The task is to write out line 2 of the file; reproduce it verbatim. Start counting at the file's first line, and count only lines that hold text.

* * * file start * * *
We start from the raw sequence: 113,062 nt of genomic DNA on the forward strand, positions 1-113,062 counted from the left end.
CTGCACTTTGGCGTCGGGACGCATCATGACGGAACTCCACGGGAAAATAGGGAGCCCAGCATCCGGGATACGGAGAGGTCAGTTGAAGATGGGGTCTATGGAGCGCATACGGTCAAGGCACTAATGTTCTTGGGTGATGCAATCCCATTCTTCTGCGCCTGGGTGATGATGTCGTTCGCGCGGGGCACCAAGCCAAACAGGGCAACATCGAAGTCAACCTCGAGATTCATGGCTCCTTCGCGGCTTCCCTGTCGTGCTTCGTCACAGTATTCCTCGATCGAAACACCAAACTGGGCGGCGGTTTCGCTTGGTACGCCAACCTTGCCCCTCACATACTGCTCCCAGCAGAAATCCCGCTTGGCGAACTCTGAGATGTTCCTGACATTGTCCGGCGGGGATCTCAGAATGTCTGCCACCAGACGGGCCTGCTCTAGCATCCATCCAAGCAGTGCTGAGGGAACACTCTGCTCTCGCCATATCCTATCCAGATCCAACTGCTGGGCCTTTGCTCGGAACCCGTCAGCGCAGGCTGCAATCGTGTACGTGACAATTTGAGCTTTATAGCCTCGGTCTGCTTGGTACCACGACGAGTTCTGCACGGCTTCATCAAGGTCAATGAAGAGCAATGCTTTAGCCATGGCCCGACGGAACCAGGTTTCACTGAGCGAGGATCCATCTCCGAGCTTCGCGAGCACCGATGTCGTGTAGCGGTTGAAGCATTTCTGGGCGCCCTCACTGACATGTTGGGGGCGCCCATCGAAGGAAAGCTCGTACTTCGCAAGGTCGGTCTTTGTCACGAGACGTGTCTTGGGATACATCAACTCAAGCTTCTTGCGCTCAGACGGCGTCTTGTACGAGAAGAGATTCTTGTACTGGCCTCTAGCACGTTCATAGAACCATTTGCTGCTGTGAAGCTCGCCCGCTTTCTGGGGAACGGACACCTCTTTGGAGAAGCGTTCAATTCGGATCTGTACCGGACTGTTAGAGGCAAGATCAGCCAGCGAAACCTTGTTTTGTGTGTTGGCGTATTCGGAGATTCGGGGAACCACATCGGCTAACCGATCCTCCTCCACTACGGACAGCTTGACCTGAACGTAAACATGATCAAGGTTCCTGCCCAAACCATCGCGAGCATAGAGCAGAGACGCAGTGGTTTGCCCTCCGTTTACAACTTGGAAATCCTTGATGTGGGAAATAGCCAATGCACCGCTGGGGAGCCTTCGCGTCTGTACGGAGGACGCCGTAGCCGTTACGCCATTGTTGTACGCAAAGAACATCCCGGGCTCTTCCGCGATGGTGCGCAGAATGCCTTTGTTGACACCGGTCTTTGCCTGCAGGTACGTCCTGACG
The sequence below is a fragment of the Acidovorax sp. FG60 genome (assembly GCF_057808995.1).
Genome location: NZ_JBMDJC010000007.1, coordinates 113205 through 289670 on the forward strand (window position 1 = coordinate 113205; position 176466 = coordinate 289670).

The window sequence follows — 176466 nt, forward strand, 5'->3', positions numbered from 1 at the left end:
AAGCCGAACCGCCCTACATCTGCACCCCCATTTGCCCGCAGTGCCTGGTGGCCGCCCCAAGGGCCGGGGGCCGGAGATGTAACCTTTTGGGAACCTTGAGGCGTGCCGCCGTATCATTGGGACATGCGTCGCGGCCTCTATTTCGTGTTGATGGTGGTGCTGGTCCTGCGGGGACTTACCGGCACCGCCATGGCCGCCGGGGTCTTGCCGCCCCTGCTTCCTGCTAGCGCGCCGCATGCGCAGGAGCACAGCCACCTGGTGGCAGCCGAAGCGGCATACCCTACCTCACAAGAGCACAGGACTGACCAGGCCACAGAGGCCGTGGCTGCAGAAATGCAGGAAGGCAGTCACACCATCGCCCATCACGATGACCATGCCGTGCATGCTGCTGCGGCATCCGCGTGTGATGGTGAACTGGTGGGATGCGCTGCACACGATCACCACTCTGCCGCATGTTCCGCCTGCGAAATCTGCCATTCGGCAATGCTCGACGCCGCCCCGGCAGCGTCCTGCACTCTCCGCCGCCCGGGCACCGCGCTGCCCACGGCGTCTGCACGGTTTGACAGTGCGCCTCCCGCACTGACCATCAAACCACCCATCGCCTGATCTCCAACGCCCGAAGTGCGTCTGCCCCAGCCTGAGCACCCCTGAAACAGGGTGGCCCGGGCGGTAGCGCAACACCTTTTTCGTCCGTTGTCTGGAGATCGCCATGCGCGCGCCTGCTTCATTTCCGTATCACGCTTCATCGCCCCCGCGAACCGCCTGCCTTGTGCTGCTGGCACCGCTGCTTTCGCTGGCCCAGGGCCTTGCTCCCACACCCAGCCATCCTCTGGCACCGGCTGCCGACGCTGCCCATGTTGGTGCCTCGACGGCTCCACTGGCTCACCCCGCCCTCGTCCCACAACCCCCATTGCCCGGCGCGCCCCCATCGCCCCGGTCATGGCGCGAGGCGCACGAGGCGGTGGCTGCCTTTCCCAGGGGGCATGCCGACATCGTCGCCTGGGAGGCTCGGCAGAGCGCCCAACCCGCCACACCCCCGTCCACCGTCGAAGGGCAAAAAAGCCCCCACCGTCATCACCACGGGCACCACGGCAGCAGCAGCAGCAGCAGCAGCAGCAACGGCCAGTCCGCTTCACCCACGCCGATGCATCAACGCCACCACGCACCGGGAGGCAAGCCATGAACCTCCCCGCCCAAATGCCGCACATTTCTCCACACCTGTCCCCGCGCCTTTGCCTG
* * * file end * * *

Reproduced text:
CTGCACTTTGGCGTCGGGACGCATCATGACGGAACTCCACGGGAAAATAGGGAGCCCAGCATCCGGGATACGGAGAGGTCAGTTGAAGATGGGGTCTATGGAGCGCATACGGTCAAGGCACTAATGTTCTTGGGTGATGCAATCCCATTCTTCTGCGCCTGGGTGATGATGTCGTTCGCGCGGGGCACCAAGCCAAACAGGGCAACATCGAAGTCAACCTCGAGATTCATGGCTCCTTCGCGGCTTCCCTGTCGTGCTTCGTCACAGTATTCCTCGATCGAAACACCAAACTGGGCGGCGGTTTCGCTTGGTACGCCAACCTTGCCCCTCACATACTGCTCCCAGCAGAAATCCCGCTTGGCGAACTCTGAGATGTTCCTGACATTGTCCGGCGGGGATCTCAGAATGTCTGCCACCAGACGGGCCTGCTCTAGCATCCATCCAAGCAGTGCTGAGGGAACACTCTGCTCTCGCCATATCCTATCCAGATCCAACTGCTGGGCCTTTGCTCGGAACCCGTCAGCGCAGGCTGCAATCGTGTACGTGACAATTTGAGCTTTATAGCCTCGGTCTGCTTGGTACCACGACGAGTTCTGCACGGCTTCATCAAGGTCAATGAAGAGCAATGCTTTAGCCATGGCCCGACGGAACCAGGTTTCACTGAGCGAGGATCCATCTCCGAGCTTCGCGAGCACCGATGTCGTGTAGCGGTTGAAGCATTTCTGGGCGCCCTCACTGACATGTTGGGGGCGCCCATCGAAGGAAAGCTCGTACTTCGCAAGGTCGGTCTTTGTCACGAGACGTGTCTTGGGATACATCAACTCAAGCTTCTTGCGCTCAGACGGCGTCTTGTACGAGAAGAGATTCTTGTACTGGCCTCTAGCACGTTCATAGAACCATTTGCTGCTGTGAAGCTCGCCCGCTTTCTGGGGAACGGACACCTCTTTGGAGAAGCGTTCAATTCGGATCTGTACCGGACTGTTAGAGGCAAGATCAGCCAGCGAAACCTTGTTTTGTGTGTTGGCGTATTCGGAGATTCGGGGAACCACATCGGCTAACCGATCCTCCTCCACTACGGACAGCTTGACCTGAACGTAAACATGATCAAGGTTCCTGCCCAAACCATCGCGAGCATAGAGCAGAGACGCAGTGGTTTGCCCTCCGTTTACAACTTGGAAATCCTTGATGTGGGAAATAGCCAATGCACCGCTGGGGAGCCTTCGCGTCTGTACGGAGGACGCCGTAGCCGTTACGCCATTGTTGTACGCAAAGAACATCCCGGGCTCTTCCGCGATGGTGCGCAGAATGCCTTTGTTGACACCGGTCTTTGCCTGCAGGTACGTCCTGACG